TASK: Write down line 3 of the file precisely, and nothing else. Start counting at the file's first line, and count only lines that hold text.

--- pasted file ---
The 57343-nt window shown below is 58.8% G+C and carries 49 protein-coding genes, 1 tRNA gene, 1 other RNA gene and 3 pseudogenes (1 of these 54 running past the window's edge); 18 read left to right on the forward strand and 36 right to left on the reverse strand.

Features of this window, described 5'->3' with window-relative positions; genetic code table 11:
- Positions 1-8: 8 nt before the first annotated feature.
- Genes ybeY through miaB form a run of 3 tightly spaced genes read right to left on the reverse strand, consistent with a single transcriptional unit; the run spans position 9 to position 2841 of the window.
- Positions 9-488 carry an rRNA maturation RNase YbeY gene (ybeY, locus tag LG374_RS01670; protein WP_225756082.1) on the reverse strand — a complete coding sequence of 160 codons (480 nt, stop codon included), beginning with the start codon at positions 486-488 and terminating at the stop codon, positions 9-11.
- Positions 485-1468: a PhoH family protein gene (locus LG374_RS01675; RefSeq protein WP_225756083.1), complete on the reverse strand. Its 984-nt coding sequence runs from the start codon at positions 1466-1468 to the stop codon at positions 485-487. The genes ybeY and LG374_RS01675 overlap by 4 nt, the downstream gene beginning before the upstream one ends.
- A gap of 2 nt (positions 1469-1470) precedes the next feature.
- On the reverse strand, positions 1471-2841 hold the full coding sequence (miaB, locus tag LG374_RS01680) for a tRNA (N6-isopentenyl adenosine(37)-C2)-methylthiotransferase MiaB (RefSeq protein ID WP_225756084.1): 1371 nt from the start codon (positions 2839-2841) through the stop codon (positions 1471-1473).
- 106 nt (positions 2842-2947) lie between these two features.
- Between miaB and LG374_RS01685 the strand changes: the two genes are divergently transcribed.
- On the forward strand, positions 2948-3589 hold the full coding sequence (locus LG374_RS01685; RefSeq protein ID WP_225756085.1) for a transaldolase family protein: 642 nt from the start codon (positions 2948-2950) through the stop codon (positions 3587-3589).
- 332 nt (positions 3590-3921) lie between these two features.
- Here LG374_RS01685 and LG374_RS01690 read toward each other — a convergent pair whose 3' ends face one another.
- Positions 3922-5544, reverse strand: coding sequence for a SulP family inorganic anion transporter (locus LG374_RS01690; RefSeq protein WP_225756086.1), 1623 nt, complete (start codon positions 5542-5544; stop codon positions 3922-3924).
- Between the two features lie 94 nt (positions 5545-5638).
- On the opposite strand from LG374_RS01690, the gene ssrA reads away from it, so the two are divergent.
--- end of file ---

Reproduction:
- Positions 1-8: 8 nt before the first annotated feature.